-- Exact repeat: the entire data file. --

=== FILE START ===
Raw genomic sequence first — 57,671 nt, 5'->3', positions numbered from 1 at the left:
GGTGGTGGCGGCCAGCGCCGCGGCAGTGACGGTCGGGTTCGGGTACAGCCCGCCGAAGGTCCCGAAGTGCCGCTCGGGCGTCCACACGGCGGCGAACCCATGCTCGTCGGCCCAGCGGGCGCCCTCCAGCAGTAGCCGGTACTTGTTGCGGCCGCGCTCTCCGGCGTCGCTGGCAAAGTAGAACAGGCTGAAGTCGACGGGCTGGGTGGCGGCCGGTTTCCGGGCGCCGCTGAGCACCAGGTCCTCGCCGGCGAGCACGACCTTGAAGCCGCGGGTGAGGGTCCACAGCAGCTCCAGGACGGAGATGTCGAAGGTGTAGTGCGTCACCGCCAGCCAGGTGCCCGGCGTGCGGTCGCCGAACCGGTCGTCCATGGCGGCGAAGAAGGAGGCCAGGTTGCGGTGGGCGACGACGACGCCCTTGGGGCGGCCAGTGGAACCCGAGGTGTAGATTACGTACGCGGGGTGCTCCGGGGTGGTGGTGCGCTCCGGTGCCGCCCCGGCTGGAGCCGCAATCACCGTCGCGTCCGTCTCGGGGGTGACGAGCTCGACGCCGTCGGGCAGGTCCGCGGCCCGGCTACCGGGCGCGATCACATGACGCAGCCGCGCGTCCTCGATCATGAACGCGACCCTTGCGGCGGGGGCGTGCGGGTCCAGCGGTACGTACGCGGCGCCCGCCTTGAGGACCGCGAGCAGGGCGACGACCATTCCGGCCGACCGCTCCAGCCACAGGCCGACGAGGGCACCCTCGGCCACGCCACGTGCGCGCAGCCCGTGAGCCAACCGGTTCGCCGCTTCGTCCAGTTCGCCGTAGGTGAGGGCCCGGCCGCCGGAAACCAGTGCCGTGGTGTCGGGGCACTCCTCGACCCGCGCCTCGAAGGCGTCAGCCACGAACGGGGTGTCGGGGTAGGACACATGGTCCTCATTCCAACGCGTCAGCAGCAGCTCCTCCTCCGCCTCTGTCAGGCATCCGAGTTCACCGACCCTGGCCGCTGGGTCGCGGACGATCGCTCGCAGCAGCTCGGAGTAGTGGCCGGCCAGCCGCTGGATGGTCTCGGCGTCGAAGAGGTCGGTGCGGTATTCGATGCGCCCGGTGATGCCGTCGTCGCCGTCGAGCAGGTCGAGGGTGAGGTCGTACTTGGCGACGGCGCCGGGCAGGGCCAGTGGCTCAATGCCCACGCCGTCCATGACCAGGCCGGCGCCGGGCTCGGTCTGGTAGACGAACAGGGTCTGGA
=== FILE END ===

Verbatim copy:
Raw genomic sequence first — 57,671 nt, 5'->3', positions numbered from 1 at the left:
GGTGGTGGCGGCCAGCGCCGCGGCAGTGACGGTCGGGTTCGGGTACAGCCCGCCGAAGGTCCCGAAGTGCCGCTCGGGCGTCCACACGGCGGCGAACCCATGCTCGTCGGCCCAGCGGGCGCCCTCCAGCAGTAGCCGGTACTTGTTGCGGCCGCGCTCTCCGGCGTCGCTGGCAAAGTAGAACAGGCTGAAGTCGACGGGCTGGGTGGCGGCCGGTTTCCGGGCGCCGCTGAGCACCAGGTCCTCGCCGGCGAGCACGACCTTGAAGCCGCGGGTGAGGGTCCACAGCAGCTCCAGGACGGAGATGTCGAAGGTGTAGTGCGTCACCGCCAGCCAGGTGCCCGGCGTGCGGTCGCCGAACCGGTCGTCCATGGCGGCGAAGAAGGAGGCCAGGTTGCGGTGGGCGACGACGACGCCCTTGGGGCGGCCAGTGGAACCCGAGGTGTAGATTACGTACGCGGGGTGCTCCGGGGTGGTGGTGCGCTCCGGTGCCGCCCCGGCTGGAGCCGCAATCACCGTCGCGTCCGTCTCGGGGGTGACGAGCTCGACGCCGTCGGGCAGGTCCGCGGCCCGGCTACCGGGCGCGATCACATGACGCAGCCGCGCGTCCTCGATCATGAACGCGACCCTTGCGGCGGGGGCGTGCGGGTCCAGCGGTACGTACGCGGCGCCCGCCTTGAGGACCGCGAGCAGGGCGACGACCATTCCGGCCGACCGCTCCAGCCACAGGCCGACGAGGGCACCCTCGGCCACGCCACGTGCGCGCAGCCCGTGAGCCAACCGGTTCGCCGCTTCGTCCAGTTCGCCGTAGGTGAGGGCCCGGCCGCCGGAAACCAGTGCCGTGGTGTCGGGGCACTCCTCGACCCGCGCCTCGAAGGCGTCAGCCACGAACGGGGTGTCGGGGTAGGACACATGGTCCTCATTCCAACGCGTCAGCAGCAGCTCCTCCTCCGCCTCTGTCAGGCATCCGAGTTCACCGACCCTGGCCGCTGGGTCGCGGACGATCGCTCGCAGCAGCTCGGAGTAGTGGCCGGCCAGCCGCTGGATGGTCTCGGCGTCGAAGAGGTCGGTGCGGTATTCGATGCGCCCGGTGATGCCGTCGTCGCCGTCGAGCAGGTCGAGGGTGAGGTCGTACTTGGCGACGGCGCCGGGCAGGGCCAGTGGCTCAATGCCCACGCCGTCCATGACCAGGCCGGCGCCGGGCTCGGTCTGGTAGACGAACAGGGTCTGGA